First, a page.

Effect of message type on the visual attention of adults with traumatic brain injury

Amber Thiessen, Jessica Brown, David Beukelman, Karen Hux, Angela Myers

Research output: Contribution to journalArticlepeer-review

7 Scopus citations

Abstract

Purpose: The purpose of this investigation was to measure the effect of message type (i.e., action, naming) on the visual attention patterns of individuals with and without traumatic brain injury (TBI) when viewing grids composed of 3 types of images (i.e., icons, decontextualized photographs, and contextualized photographs). Method: Fourteen adults with TBI and 14 without TBI— assigned either to an action or naming message condition— viewed grids composed of 3 different image types. Participants’ task was to select/sustain visual fixation on the image they felt best represented a stated message (i.e., action or naming). Results: With final fixation location serving as a proxy for selection, participants in the naming message condition selected decontextualized photographs significantly more often than the other 2 image types. Participants in the action message condition selected contextualized photographs significantly more frequently than the other 2 image types. Minimal differences were noted between participant groups. Conclusions: This investigation provides preliminary evidence of the relationship between image and message type. Clinicians involved in the selection of images used for message representation should consider the message being represented when designing supports for people with TBI. Further research is necessary to fully understand the relationship between images and message type.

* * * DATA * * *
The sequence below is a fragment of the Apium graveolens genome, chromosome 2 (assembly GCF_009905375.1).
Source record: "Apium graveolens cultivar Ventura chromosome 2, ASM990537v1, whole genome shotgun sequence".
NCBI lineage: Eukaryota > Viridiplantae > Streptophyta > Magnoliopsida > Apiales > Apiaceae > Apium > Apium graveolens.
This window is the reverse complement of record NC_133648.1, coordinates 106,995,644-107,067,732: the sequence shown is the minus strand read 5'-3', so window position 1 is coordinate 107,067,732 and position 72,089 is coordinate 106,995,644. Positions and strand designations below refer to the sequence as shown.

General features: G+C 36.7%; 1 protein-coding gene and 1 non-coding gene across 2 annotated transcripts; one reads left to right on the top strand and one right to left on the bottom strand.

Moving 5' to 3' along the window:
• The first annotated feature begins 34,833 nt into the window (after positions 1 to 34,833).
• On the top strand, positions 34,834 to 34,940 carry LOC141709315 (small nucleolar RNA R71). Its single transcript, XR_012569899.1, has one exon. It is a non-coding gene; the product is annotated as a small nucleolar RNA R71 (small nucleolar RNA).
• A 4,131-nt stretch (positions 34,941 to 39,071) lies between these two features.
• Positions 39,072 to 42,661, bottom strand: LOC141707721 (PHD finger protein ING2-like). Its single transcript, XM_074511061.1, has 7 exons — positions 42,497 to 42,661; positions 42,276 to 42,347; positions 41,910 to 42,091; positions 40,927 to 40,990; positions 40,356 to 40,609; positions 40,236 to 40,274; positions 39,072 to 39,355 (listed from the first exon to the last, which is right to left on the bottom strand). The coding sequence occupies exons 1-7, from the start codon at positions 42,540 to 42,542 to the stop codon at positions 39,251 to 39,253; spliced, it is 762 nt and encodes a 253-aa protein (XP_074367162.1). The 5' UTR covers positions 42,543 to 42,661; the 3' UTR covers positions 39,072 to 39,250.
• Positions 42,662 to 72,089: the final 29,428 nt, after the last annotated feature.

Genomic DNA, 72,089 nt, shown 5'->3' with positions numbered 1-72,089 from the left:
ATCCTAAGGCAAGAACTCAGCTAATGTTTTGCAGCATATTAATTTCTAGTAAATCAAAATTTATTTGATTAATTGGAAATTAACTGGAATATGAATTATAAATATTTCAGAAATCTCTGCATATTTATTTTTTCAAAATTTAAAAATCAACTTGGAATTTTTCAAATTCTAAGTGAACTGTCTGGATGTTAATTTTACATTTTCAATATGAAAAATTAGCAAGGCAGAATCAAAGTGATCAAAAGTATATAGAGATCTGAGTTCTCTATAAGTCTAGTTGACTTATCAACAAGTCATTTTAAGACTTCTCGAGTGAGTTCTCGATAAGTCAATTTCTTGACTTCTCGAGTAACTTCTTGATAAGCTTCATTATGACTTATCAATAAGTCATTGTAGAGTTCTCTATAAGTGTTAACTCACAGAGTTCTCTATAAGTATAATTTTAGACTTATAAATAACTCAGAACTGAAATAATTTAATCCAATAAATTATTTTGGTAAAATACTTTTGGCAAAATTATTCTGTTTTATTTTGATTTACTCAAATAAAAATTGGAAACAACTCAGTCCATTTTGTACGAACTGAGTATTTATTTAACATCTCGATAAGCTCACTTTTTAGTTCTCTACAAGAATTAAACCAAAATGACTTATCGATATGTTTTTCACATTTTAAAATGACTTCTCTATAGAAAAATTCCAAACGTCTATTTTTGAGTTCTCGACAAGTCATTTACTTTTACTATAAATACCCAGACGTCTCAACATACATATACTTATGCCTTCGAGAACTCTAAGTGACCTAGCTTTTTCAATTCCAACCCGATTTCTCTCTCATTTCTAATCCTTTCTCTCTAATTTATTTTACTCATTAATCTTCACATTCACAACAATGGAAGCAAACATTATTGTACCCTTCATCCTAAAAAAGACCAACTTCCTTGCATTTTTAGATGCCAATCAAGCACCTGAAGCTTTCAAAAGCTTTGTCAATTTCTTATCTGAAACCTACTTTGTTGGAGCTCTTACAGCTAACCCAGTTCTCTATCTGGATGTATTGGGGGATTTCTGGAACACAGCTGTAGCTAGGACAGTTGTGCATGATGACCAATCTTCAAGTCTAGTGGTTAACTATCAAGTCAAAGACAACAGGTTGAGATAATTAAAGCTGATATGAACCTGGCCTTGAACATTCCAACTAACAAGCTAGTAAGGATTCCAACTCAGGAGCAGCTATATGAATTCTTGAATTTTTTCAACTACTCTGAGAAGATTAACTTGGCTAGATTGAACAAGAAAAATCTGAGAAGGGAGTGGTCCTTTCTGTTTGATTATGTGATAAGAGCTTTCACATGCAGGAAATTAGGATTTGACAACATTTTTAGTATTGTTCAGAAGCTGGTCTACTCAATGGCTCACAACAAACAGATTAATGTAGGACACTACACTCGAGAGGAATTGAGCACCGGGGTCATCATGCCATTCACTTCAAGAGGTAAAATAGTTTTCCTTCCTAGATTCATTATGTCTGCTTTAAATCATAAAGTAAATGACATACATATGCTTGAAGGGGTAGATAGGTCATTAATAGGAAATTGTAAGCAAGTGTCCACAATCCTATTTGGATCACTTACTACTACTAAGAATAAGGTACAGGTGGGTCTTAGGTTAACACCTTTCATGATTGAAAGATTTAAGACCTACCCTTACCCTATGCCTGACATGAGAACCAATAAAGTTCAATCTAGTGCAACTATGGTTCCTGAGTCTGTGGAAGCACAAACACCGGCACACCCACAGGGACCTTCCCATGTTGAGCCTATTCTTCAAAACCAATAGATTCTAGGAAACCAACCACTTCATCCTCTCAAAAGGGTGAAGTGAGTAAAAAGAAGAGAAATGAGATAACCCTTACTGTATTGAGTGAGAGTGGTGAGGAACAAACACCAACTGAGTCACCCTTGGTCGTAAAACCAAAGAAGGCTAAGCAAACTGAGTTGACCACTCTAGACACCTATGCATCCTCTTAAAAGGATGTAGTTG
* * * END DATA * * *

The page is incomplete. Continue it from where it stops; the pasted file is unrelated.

Original languageEnglish (US)
Pages (from-to)428-442
Number of pages15
JournalAmerican journal of speech-language pathology
Volume26
Issue number2
DOIs
StatePublished - May 2017

Bibliographical note

Funding Information:
This project was supported in part by the Rehabilitation Engineering Research Center for AAC under Grants H133E080011 and H133E140026 from the National Institute on Disability and Rehabilitation Research in the U.S. Department of Education?s Office of Special Education and Rehabilitative Services and under Grant 90RE5017-02-01 from the National Institute on Disability, Independent Living and Rehabilitation Research in the Department of Health and Human Services. The project was also supported in part by Tobii Technologies. The authors wish to thank the residents and the staff at QLI in Omaha, Nebraska, for their participation in the research activities. The authors report no conflicts of interest and are solely responsible for the content and writing of the article.

Publisher Copyright:
© 2017 American Speech-Language-Hearing Association.

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